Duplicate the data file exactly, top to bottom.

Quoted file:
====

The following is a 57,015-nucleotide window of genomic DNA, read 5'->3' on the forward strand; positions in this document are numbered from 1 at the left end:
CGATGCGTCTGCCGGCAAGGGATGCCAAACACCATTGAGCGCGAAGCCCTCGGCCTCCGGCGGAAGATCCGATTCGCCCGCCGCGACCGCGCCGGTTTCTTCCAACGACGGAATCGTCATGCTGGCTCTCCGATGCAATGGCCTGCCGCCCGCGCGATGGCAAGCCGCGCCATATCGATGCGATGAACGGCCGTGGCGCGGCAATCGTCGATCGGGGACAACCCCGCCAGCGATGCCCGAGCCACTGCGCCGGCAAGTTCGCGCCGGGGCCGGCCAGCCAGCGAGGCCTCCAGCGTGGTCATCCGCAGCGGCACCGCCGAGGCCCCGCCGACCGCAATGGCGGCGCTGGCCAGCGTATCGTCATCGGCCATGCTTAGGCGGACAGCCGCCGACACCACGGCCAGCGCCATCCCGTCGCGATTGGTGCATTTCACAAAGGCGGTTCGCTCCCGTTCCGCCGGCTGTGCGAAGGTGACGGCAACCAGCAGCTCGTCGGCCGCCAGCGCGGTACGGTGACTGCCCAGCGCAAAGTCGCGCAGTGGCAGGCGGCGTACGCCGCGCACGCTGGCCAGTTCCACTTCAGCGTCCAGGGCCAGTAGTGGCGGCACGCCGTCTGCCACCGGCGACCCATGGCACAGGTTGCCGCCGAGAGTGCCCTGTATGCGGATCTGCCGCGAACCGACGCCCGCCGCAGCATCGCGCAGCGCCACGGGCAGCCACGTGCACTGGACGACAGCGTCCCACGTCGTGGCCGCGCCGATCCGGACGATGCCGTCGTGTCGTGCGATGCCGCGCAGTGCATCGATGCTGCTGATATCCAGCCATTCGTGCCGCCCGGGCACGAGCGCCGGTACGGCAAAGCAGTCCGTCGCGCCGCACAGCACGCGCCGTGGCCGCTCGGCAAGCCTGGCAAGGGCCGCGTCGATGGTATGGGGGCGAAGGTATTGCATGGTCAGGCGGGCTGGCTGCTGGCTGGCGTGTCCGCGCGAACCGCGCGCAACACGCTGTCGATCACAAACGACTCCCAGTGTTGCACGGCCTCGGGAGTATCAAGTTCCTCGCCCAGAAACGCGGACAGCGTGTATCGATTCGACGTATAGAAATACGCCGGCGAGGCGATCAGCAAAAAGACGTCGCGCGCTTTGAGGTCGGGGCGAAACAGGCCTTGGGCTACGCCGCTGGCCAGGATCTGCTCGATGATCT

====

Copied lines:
The following is a 57,015-nucleotide window of genomic DNA, read 5'->3' on the forward strand; positions in this document are numbered from 1 at the left end:
CGATGCGTCTGCCGGCAAGGGATGCCAAACACCATTGAGCGCGAAGCCCTCGGCCTCCGGCGGAAGATCCGATTCGCCCGCCGCGACCGCGCCGGTTTCTTCCAACGACGGAATCGTCATGCTGGCTCTCCGATGCAATGGCCTGCCGCCCGCGCGATGGCAAGCCGCGCCATATCGATGCGATGAACGGCCGTGGCGCGGCAATCGTCGATCGGGGACAACCCCGCCAGCGATGCCCGAGCCACTGCGCCGGCAAGTTCGCGCCGGGGCCGGCCAGCCAGCGAGGCCTCCAGCGTGGTCATCCGCAGCGGCACCGCCGAGGCCCCGCCGACCGCAATGGCGGCGCTGGCCAGCGTATCGTCATCGGCCATGCTTAGGCGGACAGCCGCCGACACCACGGCCAGCGCCATCCCGTCGCGATTGGTGCATTTCACAAAGGCGGTTCGCTCCCGTTCCGCCGGCTGTGCGAAGGTGACGGCAACCAGCAGCTCGTCGGCCGCCAGCGCGGTACGGTGACTGCCCAGCGCAAAGTCGCGCAGTGGCAGGCGGCGTACGCCGCGCACGCTGGCCAGTTCCACTTCAGCGTCCAGGGCCAGTAGTGGCGGCACGCCGTCTGCCACCGGCGACCCATGGCACAGGTTGCCGCCGAGAGTGCCCTGTATGCGGATCTGCCGCGAACCGACGCCCGCCGCAGCATCGCGCAGCGCCACGGGCAGCCACGTGCACTGGACGACAGCGTCCCACGTCGTGGCCGCGCCGATCCGGACGATGCCGTCGTGTCGTGCGATGCCGCGCAGTGCATCGATGCTGCTGATATCCAGCCATTCGTGCCGCCCGGGCACGAGCGCCGGTACGGCAAAGCAGTCCGTCGCGCCGCACAGCACGCGCCGTGGCCGCTCGGCAAGCCTGGCAAGGGCCGCGTCGATGGTATGGGGGCGAAGGTATTGCATGGTCAGGCGGGCTGGCTGCTGGCTGGCGTGTCCGCGCGAACCGCGCGCAACACGCTGTCGATCACAAACGACTCCCAGTGTTGCACGGCCTCGGGAGTATCAAGTTCCTCGCCCAGAAACGCGGACAGCGTGTATCGATTCGACGTATAGAAATACGCCGGCGAGGCGATCAGCAAAAAGACGTCGCGCGCTTTGAGGTCGGGGCGAAACAGGCCTTGGGCTACGCCGCTGGCCAGGATCTGCTCGATGATCT